That is what I want to see you be honest about in this thread. Your own church’s problems and how they can be fixed. Since you are a member of a church you believe to be His true church, surely, you have thoughts, ideas and opinions on how to better the church you are in.


#442

Horton,

I have now accurately presented the development of Catholic thought concerning “Baptism of Desire.” The last step in “Baptism of Desire” came in the 20th century. Before this last step, all or virtually all Catholic thinkers claimed that those who died without Baptism (meaning Baptism of Desire for Catechumens, Baptism of Blood for martyrs, or Water Baptism) would be in hell.

So, it is the Catholic who did not trust God (per your criticism) for 1900 years. It is the Catholics who have CHANGED (or developed if you like, but Newman’s theory is being stretched mightily) so that they now express some trust in God.

The LDS position has been from very early (I know of no earlier contradiction of this position) that all necessary ordinances will be performed vicariously and can be accepted or rejected. The problem of the un-evangelized was solved by vicarious ordinances and salvation was left in the hands of God and the individuals who choose or reject God.

My issue is not that I do not trust God (LDS do and always have), my issue is that I can read and study and it is clear that the Catholic position has always, everywhere, and by all been to (as you describe it) not trust God (with possible radical changes in the 20th century that may or may not be valid developments). I do not trust the MODERN Catholic who says, “it has always been like this and we trust God” when I know it has not always been like this.

Charity, TOm


#443

Dogmatic teachings never change, but our understanding of them can develop.


#444

Dorothea,

TOm has demonstrated that yes, the understanding of "Catholic thought concerning ‘Baptism of Desire’ " has developed over time. Of that, there can be no mistake.

That is his point, while demonstrating that in LDS teachings, the proxy work done in their temples has eliminated that question or concern of “what if someone dies w/o being baptized”

I don’t believe in Mormon teaching, but his explanation of the two concerning this point is clear, and accurate.


#445

Let’s see?

These are only on this one thread. I have been posting about LDS problems for >10 years here.
Charity, TOm


#446

True, whether we know there names or not. I do enjoy the great work Mormonism has done in the field of genealogy.


#447

Lily,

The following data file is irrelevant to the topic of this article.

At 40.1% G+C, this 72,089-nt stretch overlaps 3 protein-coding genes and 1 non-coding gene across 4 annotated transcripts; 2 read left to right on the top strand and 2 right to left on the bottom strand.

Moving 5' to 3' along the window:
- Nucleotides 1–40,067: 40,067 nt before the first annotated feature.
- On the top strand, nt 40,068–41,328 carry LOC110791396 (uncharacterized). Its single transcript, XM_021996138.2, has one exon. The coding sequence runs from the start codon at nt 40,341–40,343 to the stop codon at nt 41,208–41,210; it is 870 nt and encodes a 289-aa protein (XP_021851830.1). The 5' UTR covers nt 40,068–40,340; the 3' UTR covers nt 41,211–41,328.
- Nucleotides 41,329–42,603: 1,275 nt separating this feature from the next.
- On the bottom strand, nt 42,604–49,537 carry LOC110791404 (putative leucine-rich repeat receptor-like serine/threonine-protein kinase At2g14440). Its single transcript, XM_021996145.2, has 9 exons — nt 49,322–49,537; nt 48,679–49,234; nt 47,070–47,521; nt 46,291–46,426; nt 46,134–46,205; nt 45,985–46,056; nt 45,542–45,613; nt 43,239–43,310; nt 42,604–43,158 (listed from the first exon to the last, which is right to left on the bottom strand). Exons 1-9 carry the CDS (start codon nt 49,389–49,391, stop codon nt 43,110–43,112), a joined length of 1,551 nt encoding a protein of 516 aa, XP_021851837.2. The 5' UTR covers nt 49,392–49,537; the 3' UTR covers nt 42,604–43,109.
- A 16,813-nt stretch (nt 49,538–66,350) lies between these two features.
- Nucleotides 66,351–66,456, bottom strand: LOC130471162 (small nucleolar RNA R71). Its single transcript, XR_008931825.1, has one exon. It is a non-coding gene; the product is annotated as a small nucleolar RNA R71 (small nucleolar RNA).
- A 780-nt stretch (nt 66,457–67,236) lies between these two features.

Short of driving 3-4 hours up north and looking for some shred of paper that might date to before 1834 and might claim both “authority” and include the phrase “Melchizedek Priesthood,” I am stuck with the historical record as it is.
I can correct Stephen168 when he suggest Oliver Cowdery invented the “Melchizedek Priesthood,” but no critic other than Stephen has ever thought that. If it was invented it was by Sidney Rigdon.
I can show that claims of visits from apostles and angels, claims of reception of authority, even claims of priesthood happened before 1834.
I can point out that William McLellin was anti-priesthood. He believed in the BOM until he died even though he left the church. He was fine with authority and even unique authority and visits from angels / apostles, but “priesthood authority” was a bridge too far. McLellin was probably an anti-Catholic long before he was a LDS critic.
I can show that “Melchizedek Priesthood” is clear in the BOM in 1829 and VERY DESCERNABLE in the Bible so much so that Catholic priests and apologists claim it is there.
But, if all that does not mute the argument Stephen makes that LDS claim they received the Melchizedek Priesthood in 1830 or so and yet we do not see the phrase “Melchizedek Priesthood” surviving in any record until 1834, such that Stephen no longer insists (seems to insist) that he has PROVEN my church false; then all I can do is show how a very similar situation exists for the Catholic Church that I think is a MUCH BIGGER problem.
Now, I am busy fixing my church’s problems by teaching a class every week. This week one of our topics was on sacrifice. I offered myself as an example of a bad sacrifice and as a good sacrifice during the CATHOLIC season of Lent. I specifically said there was value in this opportunity to give up something for God and the value was especially great if you gave up something you would miss AND when you miss it you remember God and why you are giving it up. I gave up smoking (which was stupid as I never smoked), years later I gave up Caffeine which was tough and I frequently got to think of God and why I was sacrificing.
I point out strengths and weaknesses as I see them and try to offer a little correction here and there when someone strays too far into the LDS only wear white hats and non-LDS only wear black hats.
I review Catholic books and recommend them to LDS and non-LDS.
I am doing the best I can to correct the problems with my church. That being said, the problems with TOm are quite extensive and I think I hide from them by posting here. I need to work on the TOm problems a whole lot! This is actually something that is mentioned frequently in my lessons each week.
This week I got to say, "LDS are sinners who keep on trying."
Charity, TOm


#448

But you can’t


#449

What is the “false nonsense currently spreading about the church on the internet and otherwise”. Can you be more specific.


#450

TOm, the Catholic Church and its problems are not the subject of this thread. This is a MORMON thread. So let’s leave the problems you find with the Catholic Church out of it. They are not up for discussion or for comparison.

What problems do you find with your church? What can you and your fellow Mormons do to solve these problems? Stick to those, please.

You said you find the sourcing of The Book of Abraham the only large problem to LDS truth claims. How so? And what are Mormons going to do about it?